Consumers shun candles, barbecue kits as budgets tighten

Products are displayed in L Brands Inc., Bath & Body Works retail store in Manhattan, New York
Products are displayed in L Brands Inc., Bath & Body Works retail store in Manhattan, New York, U.S., May 13, 2016. REUTERS/Brendan McDermid/File Photo

NEW YORK, July 20 (Reuters) - Whether they make strawberry pound cake-scented candles or $300 brisket barbecue delivery meal kits, U.S. companies are telling investors to expect consumers to cut back on discretionary spending with inflation settling into 40-year highs.

Stuck at home during the pandemic, consumers who liberally splurged on assorted goods and services may be cutting back, causing U.S. companies to re-evaluate their quarterly revenue estimates and expansion plans.

"People are cutting back across the board. They're driving less, they're spending proportionately less at the grocery store. And they're getting rid of subscriptions they don't need," said Yahya Mokhtarzada, chief revenue officer at Truebill, a service that helps 3.4 million customers manage their bills.

Investors looking for hints to the direction the U.S. economy might take need only look at company statements predicting job cuts, delays in factory expansions and lower revenue estimates.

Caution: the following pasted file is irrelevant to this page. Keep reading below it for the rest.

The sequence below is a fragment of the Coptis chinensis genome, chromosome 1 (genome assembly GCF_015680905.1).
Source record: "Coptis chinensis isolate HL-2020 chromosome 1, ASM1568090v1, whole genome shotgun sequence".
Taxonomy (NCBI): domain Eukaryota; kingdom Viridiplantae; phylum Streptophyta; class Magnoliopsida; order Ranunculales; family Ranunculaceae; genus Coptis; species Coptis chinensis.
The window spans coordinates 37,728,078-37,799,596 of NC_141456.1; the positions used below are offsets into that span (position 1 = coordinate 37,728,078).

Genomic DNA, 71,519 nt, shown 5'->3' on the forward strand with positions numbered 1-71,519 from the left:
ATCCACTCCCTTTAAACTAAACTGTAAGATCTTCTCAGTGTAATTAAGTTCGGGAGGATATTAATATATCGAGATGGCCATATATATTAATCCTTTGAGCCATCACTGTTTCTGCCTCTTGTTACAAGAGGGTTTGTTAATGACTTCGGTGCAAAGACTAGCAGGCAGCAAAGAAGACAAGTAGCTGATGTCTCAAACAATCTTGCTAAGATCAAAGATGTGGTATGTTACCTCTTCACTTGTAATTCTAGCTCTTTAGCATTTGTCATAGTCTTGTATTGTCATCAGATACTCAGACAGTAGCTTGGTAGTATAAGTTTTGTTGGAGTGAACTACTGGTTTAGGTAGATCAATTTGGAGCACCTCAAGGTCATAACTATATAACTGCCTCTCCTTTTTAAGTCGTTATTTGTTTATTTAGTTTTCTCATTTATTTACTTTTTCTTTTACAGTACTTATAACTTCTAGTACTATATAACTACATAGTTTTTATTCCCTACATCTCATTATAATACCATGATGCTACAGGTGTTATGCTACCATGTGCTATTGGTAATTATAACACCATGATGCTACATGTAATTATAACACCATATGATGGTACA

Wood pellet grill maker Traeger Inc (COOK.N) said on Wednesday it will halt its barbecue meal kit delivery service and postpone plans for a factory in Mexico as well as cut its labor force in an effort to reduce costs.

Shopping mall soap, fragrance, and candle retailer Bath & Body Works Inc (BBWI.N) on Wednesday lowered its revenue estimate for the second quarter, citing "inflationary pressure" affecting its customers and business.

Both companies declined to comment.

In another example of consumers cutting back on shopping, research firm D.A. Davidson lowered its price targets for Etsy Inc (ETSY.O) and Shopify Inc (SHOP.TO), citing "elevated inflation" and "a shift in near-term discretionary spending to travel and away from e-commerce."

Even so, subscription analytics firm Antenna chief executive officer Jonathan Carson said his company is not seeing inflation having an impact on premium video subscription services.

He said consumers keen to save money may opt for pizza and streaming at home over dinner and a movie out.

"Consumers' perceived value of video streaming and other home entertainment services is increased when there is more pressure on household budgets," Carson said.

Video streaming subscription service Netflix Inc (NFLX.O) said on Tuesday it lost 970,000 subscribers from April through June but predicted it would return to customer growth during the third quarter. read more

"If anything, inflation is tilting people towards subscriptions," said Tien Tzuo, chief executive officer at subscription software company Zuora(ZUO.N). "But there is something about separating winners from losers and the winners are the ones that become indispensable to their subscribers."

Reporting by Doyinsola Oladipo; Editing by Anna Driver and Howard Goller

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